You have just concluded a deal to buy a new vehicle when the salesman’s talk turns to something you had hoped he would not bring up: a new car extended warranty. Your purchase already includes a bumper-to-bumper warranty, a powertrain warranty, a warranty against rust and even roadside assistance. New car extended warranties are not cheap and you think that you can do without one. Your thinking is probably right.
Before you sign on the dotted line for a contract that may not worth its price, consider the following points:
1. The warranty may be redundant. An extended warranty is really a service contract, what covers the cost of certain parts and repairs on your vehicle. What you might not know is that the warranty may kick in right away, overlapping your current coverage. If it does, you may be paying for something that you are getting anyway.
2. An extended warranty may be offered for the wrong reasons. Be careful if a car dealer insists that you need to buy a service contract as a condition for new car financing. That assertion is usually a false one and can be disproven with a call to your lender. Check your sales contract, too, as a dishonest dealer may tack on a service contact without your knowledge.
3. The company that holds the warranty may not be the manufacturer. Some car manufacturers offer extended warranties and back these just as they do with their other warranty coverage. Some contracts, however, are held by third parties or administrators, companies that pay out claims. If your administrator goes bankrupt, who will pay for the service? You may also want to contact your states insurance commissioner to learn if the contract is underwritten by an insurance company. If so, find out if complaints have been made against the insurer and whether it is solvent.
4. The service contract may cost you a mint. When offered a service contract, you may discover that there are several levels of coverage available. Compare each plan and learn if deductibles apply. Some plans charge a deductible for each part replaced while others deduct only for the entire service order. Quite easily, you may find yourself agreeing to a service contract that will cost you thousands of dollars. Consider how long you plan to keep your vehicle, whether the contract is transferrable or if it would simply be more cost effective to bank your repair costs as you go along.
5. The quality of parts used. Replacement car parts can be terribly expensive. They can also be of varying quality too. You want to find out if the car parts offered are new or reconditioned. You may also want to consider how reconditioned parts may be treated by your manufacturer should something go wrong. Parts should be readily available too — you don’t want your car to sit in a shop while you wait for an overseas delivery to come in.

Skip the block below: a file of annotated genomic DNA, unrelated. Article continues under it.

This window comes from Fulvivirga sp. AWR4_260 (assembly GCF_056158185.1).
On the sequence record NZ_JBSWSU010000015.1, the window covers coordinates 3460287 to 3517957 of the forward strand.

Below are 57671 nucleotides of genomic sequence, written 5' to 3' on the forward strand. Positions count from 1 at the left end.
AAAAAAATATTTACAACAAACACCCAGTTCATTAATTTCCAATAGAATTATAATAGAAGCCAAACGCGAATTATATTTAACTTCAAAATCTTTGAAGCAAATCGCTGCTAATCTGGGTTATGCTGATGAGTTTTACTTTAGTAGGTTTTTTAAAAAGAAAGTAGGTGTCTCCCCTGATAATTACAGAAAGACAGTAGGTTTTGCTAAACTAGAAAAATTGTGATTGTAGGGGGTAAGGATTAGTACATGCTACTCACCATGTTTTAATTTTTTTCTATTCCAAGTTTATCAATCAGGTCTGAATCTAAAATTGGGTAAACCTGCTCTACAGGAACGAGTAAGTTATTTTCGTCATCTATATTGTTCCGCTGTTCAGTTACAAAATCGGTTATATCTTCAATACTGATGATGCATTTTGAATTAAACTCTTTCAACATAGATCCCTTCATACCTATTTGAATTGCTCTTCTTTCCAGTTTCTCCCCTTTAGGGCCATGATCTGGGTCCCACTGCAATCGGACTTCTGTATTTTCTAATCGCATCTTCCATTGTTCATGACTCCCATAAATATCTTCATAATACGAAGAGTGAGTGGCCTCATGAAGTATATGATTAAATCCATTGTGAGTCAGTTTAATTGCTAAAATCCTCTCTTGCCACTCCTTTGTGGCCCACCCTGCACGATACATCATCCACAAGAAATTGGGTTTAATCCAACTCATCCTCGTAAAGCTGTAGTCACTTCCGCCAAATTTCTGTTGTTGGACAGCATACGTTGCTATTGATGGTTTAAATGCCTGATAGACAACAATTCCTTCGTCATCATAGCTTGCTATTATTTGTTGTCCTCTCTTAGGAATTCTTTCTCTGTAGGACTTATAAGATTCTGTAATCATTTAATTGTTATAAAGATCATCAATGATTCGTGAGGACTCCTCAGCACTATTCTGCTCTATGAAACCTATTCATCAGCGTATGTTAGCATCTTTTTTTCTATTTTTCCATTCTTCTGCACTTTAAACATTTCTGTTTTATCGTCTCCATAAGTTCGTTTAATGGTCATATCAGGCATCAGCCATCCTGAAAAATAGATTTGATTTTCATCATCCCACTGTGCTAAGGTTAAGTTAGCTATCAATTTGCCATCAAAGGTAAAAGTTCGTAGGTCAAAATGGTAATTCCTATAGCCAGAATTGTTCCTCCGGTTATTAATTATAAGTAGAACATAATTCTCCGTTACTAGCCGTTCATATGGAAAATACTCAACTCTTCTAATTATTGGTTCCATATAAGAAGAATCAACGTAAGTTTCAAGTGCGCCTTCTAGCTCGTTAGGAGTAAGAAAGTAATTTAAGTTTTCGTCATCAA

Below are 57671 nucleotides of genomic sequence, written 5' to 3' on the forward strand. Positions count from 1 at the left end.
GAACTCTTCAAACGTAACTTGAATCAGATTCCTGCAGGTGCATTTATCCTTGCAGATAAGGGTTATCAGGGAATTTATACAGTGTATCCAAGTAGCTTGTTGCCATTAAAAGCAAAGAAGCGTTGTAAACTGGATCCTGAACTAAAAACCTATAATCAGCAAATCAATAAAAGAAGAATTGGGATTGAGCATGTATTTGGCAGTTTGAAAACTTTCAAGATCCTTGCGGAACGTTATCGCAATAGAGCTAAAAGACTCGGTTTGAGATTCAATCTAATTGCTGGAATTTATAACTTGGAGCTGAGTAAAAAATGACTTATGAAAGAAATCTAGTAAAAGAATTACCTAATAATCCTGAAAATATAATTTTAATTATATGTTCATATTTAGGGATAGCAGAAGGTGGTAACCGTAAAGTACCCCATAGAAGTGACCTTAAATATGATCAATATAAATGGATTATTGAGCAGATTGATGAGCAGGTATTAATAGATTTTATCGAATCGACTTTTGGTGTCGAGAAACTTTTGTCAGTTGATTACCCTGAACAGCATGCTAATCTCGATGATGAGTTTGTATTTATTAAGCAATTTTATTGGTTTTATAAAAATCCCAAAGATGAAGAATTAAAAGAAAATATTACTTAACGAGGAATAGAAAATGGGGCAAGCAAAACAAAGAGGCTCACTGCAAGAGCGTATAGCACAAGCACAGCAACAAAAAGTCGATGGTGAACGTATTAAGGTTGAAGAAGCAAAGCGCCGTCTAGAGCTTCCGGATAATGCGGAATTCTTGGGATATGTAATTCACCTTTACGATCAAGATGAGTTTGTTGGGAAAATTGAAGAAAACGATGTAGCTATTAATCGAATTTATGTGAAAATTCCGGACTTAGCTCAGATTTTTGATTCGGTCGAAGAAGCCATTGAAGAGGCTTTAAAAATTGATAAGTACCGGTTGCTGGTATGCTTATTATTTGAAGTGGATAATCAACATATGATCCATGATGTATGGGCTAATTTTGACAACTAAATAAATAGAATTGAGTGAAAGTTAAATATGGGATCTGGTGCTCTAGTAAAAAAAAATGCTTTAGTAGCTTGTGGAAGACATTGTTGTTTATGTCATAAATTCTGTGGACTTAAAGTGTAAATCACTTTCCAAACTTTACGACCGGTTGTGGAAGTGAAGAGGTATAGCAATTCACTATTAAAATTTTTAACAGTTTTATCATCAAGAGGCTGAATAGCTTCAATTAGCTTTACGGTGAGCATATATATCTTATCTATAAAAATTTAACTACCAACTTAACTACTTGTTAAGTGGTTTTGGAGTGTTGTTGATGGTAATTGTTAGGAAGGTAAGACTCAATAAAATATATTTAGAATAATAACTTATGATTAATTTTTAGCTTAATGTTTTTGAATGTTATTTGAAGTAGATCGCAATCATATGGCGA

6. Know who can and will fix your car. You buy a service contract through your dealer and the fine print reveals that you are restricted where you can take the car for service. Okay, fine. On further inspection you learn that those places are limited to the dealer and his network, but that does you little good if you need service while out of town. Moreover, if you should move away and take your car with you, then what? If an extended warranty is restricted by geography, you may want to look elsewhere.
There are a few more matters for you to consider when exploring your extended warranty options.
First, what are your responsibilities as a consumer? You still need to follow the owners manual when maintaining your vehicle.
Second, can you buy the service contract later on? It can be easy to get pulled into something that you do not want or need only to find it difficult and costly to cancel the contract later.
Third, are you getting roped into a scam? Most such scams happen away from the dealership as third parties learn that your current coverage is about to expire or may think that you did not opt for a service contract. Hang up on those callers and shred posted solicitations.
When all is said and done, do you still need an extended warranty? Maybe not. Understand what coverage you are getting with your new car and, if you want long-term coverage, you may be better served to shop for one when your new car warranty is about to expire.
See Also — What to Look for in a New Tire Warranty